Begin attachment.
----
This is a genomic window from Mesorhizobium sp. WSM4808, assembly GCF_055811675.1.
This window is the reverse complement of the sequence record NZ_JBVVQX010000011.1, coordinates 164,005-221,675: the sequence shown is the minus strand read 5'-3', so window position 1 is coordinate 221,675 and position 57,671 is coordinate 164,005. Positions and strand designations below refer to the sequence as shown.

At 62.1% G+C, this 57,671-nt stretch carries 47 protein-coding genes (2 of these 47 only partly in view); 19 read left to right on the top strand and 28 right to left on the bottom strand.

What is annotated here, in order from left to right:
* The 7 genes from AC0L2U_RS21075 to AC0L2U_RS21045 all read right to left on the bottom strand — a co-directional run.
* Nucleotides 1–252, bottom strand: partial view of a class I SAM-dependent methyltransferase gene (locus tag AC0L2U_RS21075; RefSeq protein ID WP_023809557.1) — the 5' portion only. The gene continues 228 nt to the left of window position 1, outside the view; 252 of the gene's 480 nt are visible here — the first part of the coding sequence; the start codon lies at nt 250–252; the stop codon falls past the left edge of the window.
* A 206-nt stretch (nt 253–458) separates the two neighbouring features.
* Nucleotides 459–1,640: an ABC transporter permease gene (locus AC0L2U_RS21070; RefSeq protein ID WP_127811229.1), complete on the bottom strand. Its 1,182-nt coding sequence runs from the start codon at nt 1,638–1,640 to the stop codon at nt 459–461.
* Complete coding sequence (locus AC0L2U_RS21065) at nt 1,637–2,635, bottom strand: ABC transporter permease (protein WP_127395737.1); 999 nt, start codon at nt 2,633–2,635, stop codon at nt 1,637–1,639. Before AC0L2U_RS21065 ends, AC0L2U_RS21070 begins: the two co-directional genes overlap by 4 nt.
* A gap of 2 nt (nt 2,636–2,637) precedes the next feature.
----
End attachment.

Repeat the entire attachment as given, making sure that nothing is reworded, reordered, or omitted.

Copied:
This is a genomic window from Mesorhizobium sp. WSM4808, assembly GCF_055811675.1.
This window is the reverse complement of the sequence record NZ_JBVVQX010000011.1, coordinates 164,005-221,675: the sequence shown is the minus strand read 5'-3', so window position 1 is coordinate 221,675 and position 57,671 is coordinate 164,005. Positions and strand designations below refer to the sequence as shown.

At 62.1% G+C, this 57,671-nt stretch carries 47 protein-coding genes (2 of these 47 only partly in view); 19 read left to right on the top strand and 28 right to left on the bottom strand.

What is annotated here, in order from left to right:
* The 7 genes from AC0L2U_RS21075 to AC0L2U_RS21045 all read right to left on the bottom strand — a co-directional run.
* Nucleotides 1–252, bottom strand: partial view of a class I SAM-dependent methyltransferase gene (locus tag AC0L2U_RS21075; RefSeq protein ID WP_023809557.1) — the 5' portion only. The gene continues 228 nt to the left of window position 1, outside the view; 252 of the gene's 480 nt are visible here — the first part of the coding sequence; the start codon lies at nt 250–252; the stop codon falls past the left edge of the window.
* A 206-nt stretch (nt 253–458) separates the two neighbouring features.
* Nucleotides 459–1,640: an ABC transporter permease gene (locus AC0L2U_RS21070; RefSeq protein ID WP_127811229.1), complete on the bottom strand. Its 1,182-nt coding sequence runs from the start codon at nt 1,638–1,640 to the stop codon at nt 459–461.
* Complete coding sequence (locus AC0L2U_RS21065) at nt 1,637–2,635, bottom strand: ABC transporter permease (protein WP_127395737.1); 999 nt, start codon at nt 2,633–2,635, stop codon at nt 1,637–1,639. Before AC0L2U_RS21065 ends, AC0L2U_RS21070 begins: the two co-directional genes overlap by 4 nt.
* A gap of 2 nt (nt 2,636–2,637) precedes the next feature.